This is just awful.
As the search for survivors of a destructive Washington state mudslide ballooned Monday to include scores of people who were still unaccounted for, the death toll from the wall of trees, rocks and debris that swept through a rural community rose to at least 14.
In the struggle to find loved ones, family members and neighbors used chain saws and their bare hands to dig through wreckage that was tangled by the mud into broken piles.
Late Monday, the list of potentially missing people topped 176 following the disaster Saturday about 55 miles northeast of Seattle. But Snohomish County Emergency Management Director John Pennington stressed that authorities believed the number included many duplicate names.
“The 176, I believe very strongly is not a number we’re going to see in fatalities. I believe it’s going to drop dramatically,” he said.
The number of those possibly missing grew dramatically from an estimated 108 earlier Monday. But Pennington said the list was compiled from information provided by the public, and officials were trying to cross off reports that likely described the same person. The list included construction workers who were working in the area and people just driving by.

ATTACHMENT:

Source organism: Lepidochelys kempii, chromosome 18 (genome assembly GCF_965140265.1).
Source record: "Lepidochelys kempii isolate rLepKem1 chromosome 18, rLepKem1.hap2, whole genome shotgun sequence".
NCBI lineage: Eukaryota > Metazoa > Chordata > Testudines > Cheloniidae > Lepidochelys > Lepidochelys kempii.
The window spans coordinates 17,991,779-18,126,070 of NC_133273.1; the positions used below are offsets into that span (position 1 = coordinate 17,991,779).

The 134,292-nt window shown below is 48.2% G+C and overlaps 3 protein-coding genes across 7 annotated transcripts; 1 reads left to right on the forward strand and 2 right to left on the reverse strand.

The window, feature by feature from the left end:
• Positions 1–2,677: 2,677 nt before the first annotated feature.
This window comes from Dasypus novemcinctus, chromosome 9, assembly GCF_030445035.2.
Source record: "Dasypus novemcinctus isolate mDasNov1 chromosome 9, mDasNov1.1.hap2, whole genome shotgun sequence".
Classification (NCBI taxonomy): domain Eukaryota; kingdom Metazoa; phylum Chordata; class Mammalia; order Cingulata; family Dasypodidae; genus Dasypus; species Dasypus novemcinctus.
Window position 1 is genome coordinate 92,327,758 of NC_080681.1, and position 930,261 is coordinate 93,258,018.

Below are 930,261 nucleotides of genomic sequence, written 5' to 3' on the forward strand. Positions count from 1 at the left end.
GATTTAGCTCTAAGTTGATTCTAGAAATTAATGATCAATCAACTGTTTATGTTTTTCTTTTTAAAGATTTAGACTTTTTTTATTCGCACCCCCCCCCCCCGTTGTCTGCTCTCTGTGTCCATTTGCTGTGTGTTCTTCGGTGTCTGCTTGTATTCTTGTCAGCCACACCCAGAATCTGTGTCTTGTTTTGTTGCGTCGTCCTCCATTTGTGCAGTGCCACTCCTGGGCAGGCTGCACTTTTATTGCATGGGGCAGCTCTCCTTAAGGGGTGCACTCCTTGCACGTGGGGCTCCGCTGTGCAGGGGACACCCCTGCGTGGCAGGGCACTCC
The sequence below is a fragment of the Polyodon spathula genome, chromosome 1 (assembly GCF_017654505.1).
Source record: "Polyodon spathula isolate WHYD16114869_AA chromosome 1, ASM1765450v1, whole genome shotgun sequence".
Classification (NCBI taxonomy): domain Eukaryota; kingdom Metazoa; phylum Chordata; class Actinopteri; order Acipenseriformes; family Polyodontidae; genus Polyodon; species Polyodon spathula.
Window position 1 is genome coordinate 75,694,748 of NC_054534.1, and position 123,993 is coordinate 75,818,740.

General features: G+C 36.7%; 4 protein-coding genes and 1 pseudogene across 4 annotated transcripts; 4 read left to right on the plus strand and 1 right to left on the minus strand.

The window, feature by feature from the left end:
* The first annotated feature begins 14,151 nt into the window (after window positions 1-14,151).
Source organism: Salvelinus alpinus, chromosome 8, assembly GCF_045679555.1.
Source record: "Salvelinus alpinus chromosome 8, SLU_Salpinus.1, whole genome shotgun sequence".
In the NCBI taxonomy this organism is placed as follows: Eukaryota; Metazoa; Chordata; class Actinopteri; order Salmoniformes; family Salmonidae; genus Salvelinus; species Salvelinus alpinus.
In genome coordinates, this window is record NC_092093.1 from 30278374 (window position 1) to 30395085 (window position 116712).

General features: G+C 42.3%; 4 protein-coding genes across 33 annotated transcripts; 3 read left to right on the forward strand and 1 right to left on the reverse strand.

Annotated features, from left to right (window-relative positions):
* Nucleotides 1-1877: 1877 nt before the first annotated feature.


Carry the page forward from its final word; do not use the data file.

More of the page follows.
The lack of definitive information two days after the massive slide destroyed a cluster of homes at the bottom of a river valley ratcheted up anxieties.
“The situation is very grim,” Snohomish County Fire District 21 Chief Travis Hots said, stressing that authorities are still in rescue mode and are holding out hope. But he noted: “We have not found anyone alive on this pile since Saturday.”
Climate Change May Make Terrible Mudslides More Common
You can make this stuff up. Actually, they do.